As many expats and visitors in Paris know, it’s disheartening to speak your very best French to a French native and only to receive a look of confusion – or pain – in return.
We want to say two things about this. First, having an accent is natural. Unless you learned to speak French as a child, the chances are you’re going speak it with some trace of your mother tongue. So, don’t feel shame over your accent or let it prevent you speaking French with natives.
Second, you can minimize your mother tongue accent and speak more like a French native with practice. You won’t necessarily speak flawlessly – but you don’t have to. The most important thing is to speak with a clean enough accent that can be effortlessly understood by natives. Here’s what you need to do:
1. Be conscious of how your lips and tongue move when speaking French
When speaking French, force of habit will make your tongue and mouth try move as they do when speaking English, causing your native accent to sneak in where it’s not wanted. To develop a cleaner accent, you’re going to have to train your mouth and tongue to move differently.
Be prepared to move your tongue a whole lot less than you would in English. Why? For one reason, the English language is rich with diphthongs: that’s the sound formed when two vowels sounds are adjacent to one another (house, round, owl, etc). To make these sounds your mouth and tongue start with the first vowel sound and move onto the second, necessitating movement. In French, however, the vowels are pure – no diphthongs or long sounds exist. As a result, the sound is shorter and there’s no need for abundant tongue movement.
To help inhibit your tongue movement when speaking French, put the tip of your tongue against your lower front teeth. Then let your lips, jaw and, sometimes, your nose do the work. Depending on the letters you’re forming, your lips will purse (to form most “e” sounds), stretch into a near-smile (to pronounce “i” sounds), become rounded (to form an “u” sound and some “o” sounds), even as your tongue stays near your bottom front teeth. Look at yourself in the mirror as you speak to help ensure that your mouth movements are accurate.
2. Practice French in groups of sounds
When learning to read French, school children here have a cahier de sons (notebook of sounds), which teaches them how to connect the written letters with the spoken sound – not a self-evident thing in the French language! You can practice your improving your French accent in the same way – by mastering individual sounds by group.
For example, for one week, you may want to focus on saying words that contain the letters “ou” (pronounced “oo” or like the sound in “soup”). During this week, you would practice saying words like, rouge, vous, pour, fou, bijoux, etc. until you can produce the “ou” sound naturally. Afterwards, move on to another sound group.
In particular, you may want to concentrate on French sounds that don’t exist in English, such as:
– eu (veulent, feu, peu) – Don’t pronounce the “u” but only the “e” sound
– u (jus, nu, dessus) – similar to “ew” sound in English. Say with rounded lips.
– r (roux, rue, répéter) – pronounced from the back of the throat with minimal tongue tip movement.
3. Read aloud in French
Choose an interesting text in French and read aloud to yourself slowly, taking the time to consciously produce each word. This will force you to think about each word you’re pronouncing and is great training for your tongue and mouth. It has the extra benefit of helping you absorb French grammar, sentence structure and flow. You should also record yourself while reading so you listen to your own speech and work on the sounds that are giving you particular trouble.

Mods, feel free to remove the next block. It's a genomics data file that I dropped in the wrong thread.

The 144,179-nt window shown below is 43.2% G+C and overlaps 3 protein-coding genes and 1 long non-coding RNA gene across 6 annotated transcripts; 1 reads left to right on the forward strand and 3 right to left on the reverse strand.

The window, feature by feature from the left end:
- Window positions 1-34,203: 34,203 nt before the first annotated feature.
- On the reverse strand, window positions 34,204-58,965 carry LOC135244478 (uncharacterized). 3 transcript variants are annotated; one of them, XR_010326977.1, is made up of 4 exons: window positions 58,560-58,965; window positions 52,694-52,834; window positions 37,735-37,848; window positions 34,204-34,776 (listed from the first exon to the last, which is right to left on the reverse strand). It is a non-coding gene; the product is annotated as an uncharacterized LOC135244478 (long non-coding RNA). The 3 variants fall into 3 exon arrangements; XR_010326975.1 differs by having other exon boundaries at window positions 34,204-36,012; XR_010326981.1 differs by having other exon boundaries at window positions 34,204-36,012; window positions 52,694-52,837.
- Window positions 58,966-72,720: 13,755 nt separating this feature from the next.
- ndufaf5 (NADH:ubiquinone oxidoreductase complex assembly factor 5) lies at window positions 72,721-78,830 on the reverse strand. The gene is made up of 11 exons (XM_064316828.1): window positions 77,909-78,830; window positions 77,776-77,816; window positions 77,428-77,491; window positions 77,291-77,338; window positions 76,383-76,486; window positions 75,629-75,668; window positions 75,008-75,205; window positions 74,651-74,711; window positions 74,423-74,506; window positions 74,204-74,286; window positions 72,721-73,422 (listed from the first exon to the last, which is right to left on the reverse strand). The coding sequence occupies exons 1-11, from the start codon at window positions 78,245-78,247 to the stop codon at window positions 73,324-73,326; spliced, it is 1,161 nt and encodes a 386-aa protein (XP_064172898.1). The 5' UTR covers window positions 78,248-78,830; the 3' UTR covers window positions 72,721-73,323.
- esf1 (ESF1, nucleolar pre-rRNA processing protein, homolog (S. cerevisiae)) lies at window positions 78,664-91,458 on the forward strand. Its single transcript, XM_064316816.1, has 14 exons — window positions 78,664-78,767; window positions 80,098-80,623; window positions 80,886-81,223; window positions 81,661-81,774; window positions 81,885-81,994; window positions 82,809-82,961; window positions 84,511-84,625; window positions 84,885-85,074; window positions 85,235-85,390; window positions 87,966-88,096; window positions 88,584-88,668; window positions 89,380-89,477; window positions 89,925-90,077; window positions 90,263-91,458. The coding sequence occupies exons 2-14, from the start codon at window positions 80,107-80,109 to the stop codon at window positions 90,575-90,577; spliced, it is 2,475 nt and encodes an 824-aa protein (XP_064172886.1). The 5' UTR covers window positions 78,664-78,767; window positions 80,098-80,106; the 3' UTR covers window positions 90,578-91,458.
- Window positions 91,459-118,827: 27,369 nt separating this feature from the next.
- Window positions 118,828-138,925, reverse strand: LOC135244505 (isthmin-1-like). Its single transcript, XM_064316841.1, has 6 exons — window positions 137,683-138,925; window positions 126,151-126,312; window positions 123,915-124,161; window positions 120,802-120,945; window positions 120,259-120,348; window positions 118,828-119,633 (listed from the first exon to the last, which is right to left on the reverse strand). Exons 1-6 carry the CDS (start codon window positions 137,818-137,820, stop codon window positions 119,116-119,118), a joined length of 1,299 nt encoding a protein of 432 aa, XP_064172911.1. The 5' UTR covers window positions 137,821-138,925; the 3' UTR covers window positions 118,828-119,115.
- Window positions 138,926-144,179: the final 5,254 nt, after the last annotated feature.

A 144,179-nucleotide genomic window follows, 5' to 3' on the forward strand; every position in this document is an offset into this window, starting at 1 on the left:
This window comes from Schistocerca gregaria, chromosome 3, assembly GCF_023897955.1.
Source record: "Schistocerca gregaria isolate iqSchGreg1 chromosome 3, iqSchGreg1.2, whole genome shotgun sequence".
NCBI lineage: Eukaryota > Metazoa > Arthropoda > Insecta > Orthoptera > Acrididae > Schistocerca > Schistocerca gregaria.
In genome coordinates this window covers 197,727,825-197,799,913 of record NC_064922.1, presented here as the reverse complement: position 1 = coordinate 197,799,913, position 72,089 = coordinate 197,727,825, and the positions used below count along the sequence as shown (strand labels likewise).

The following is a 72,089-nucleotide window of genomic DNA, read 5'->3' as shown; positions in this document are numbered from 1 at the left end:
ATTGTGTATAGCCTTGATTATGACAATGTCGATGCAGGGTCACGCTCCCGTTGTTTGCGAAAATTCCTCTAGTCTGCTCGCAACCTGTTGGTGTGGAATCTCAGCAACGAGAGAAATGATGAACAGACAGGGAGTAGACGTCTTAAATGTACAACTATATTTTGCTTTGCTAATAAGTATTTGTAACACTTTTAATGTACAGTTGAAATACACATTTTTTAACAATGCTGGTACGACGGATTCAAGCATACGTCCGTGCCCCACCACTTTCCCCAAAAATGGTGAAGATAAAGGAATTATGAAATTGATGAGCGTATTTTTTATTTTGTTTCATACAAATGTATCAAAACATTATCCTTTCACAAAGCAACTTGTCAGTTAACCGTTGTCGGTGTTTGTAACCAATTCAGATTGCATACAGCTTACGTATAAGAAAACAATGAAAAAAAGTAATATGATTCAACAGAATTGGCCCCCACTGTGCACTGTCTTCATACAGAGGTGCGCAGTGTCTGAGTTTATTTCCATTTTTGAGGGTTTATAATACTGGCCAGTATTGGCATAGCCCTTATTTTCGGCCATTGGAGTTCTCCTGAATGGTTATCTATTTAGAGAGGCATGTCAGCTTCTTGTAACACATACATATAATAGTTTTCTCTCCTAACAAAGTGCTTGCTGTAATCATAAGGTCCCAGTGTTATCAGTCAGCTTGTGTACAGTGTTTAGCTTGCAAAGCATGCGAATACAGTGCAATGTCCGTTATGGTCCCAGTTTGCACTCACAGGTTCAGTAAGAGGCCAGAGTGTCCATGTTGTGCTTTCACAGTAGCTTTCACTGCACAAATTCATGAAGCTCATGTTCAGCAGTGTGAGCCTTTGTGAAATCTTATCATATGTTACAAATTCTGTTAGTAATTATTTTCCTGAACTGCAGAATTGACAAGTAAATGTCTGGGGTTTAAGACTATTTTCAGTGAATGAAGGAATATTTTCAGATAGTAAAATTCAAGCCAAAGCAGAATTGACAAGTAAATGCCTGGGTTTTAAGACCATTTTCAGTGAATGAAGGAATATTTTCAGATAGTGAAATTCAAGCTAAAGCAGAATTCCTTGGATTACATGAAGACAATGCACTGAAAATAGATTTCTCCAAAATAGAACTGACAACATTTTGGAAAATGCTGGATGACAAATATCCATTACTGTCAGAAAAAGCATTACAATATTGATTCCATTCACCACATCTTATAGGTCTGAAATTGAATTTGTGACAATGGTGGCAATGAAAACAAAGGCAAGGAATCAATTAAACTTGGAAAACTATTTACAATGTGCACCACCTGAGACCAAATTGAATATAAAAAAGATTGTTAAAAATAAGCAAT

4. Listen to spoken French
To master an accent, naturally you must know what the correct accent sounds like. Don’t forget to devote regular time to listening to French, either through audio recordings or by watching French television programs, movies and, most especially, songs. When listening, jot down phrases and words that you’d like to learn so that you can practice them aloud.
5. Speak with a French native
Naturally, chatting with a French friend or French teacher is an ideal way to perfect your French accent. Make a specific point of asking them to correct your accent and watch the movement of their mouths as they speak. (May want to give them a little warning that you’re going do this so they won’t be taken aback by your staring!)
6. Practice tongue twisters
You might be saying that French pronunciation is tricky enough without trying to speak a tangle of words that are even difficult for native French speakers! But tongue twisters (“virelangues“) are a fantastic way to test yourself and discover pronunciation patterns. And they’re fun too. Practice saying them slowly and as you begin to get familiar with the sounds, increase your speed. Here are five of our favorite virelangues:
Dans ta tente ta tante t’attend.
(In your tent, your aunt is waiting for you)
Les chaussettes de l’archiduchesse, sont-elles sèches ? Archi-sèches!
(Are the socks of the archduchess dry? Extra dry!)
Ces cerises sont si sûres qu’on ne sait pas si c’en sont.
(The cherries are so sour that one doesn’t know if they are [cherries])
Pauvre petit pêcheur, prend patience pour pouvoir prendre plusieurs petits poissons.
(Poor little fisherman be patient in order to fish several little fish)
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